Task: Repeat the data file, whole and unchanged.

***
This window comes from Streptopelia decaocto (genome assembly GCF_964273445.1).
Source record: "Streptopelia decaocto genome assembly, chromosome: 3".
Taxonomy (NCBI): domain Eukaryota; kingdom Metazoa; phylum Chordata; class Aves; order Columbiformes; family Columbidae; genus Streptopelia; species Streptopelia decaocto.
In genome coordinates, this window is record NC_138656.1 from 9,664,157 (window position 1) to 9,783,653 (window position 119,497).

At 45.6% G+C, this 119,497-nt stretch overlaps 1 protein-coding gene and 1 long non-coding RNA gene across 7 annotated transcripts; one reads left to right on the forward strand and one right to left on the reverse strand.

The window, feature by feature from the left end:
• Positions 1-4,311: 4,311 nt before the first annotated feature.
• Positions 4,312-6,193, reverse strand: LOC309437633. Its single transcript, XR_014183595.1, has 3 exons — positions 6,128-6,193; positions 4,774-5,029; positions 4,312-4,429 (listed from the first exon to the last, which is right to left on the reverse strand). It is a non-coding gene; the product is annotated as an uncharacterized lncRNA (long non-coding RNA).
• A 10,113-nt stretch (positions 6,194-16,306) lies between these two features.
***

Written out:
This window comes from Streptopelia decaocto (genome assembly GCF_964273445.1).
Source record: "Streptopelia decaocto genome assembly, chromosome: 3".
Taxonomy (NCBI): domain Eukaryota; kingdom Metazoa; phylum Chordata; class Aves; order Columbiformes; family Columbidae; genus Streptopelia; species Streptopelia decaocto.
In genome coordinates, this window is record NC_138656.1 from 9,664,157 (window position 1) to 9,783,653 (window position 119,497).

At 45.6% G+C, this 119,497-nt stretch overlaps 1 protein-coding gene and 1 long non-coding RNA gene across 7 annotated transcripts; one reads left to right on the forward strand and one right to left on the reverse strand.

The window, feature by feature from the left end:
• Positions 1-4,311: 4,311 nt before the first annotated feature.
• Positions 4,312-6,193, reverse strand: LOC309437633. Its single transcript, XR_014183595.1, has 3 exons — positions 6,128-6,193; positions 4,774-5,029; positions 4,312-4,429 (listed from the first exon to the last, which is right to left on the reverse strand). It is a non-coding gene; the product is annotated as an uncharacterized lncRNA (long non-coding RNA).
• A 10,113-nt stretch (positions 6,194-16,306) lies between these two features.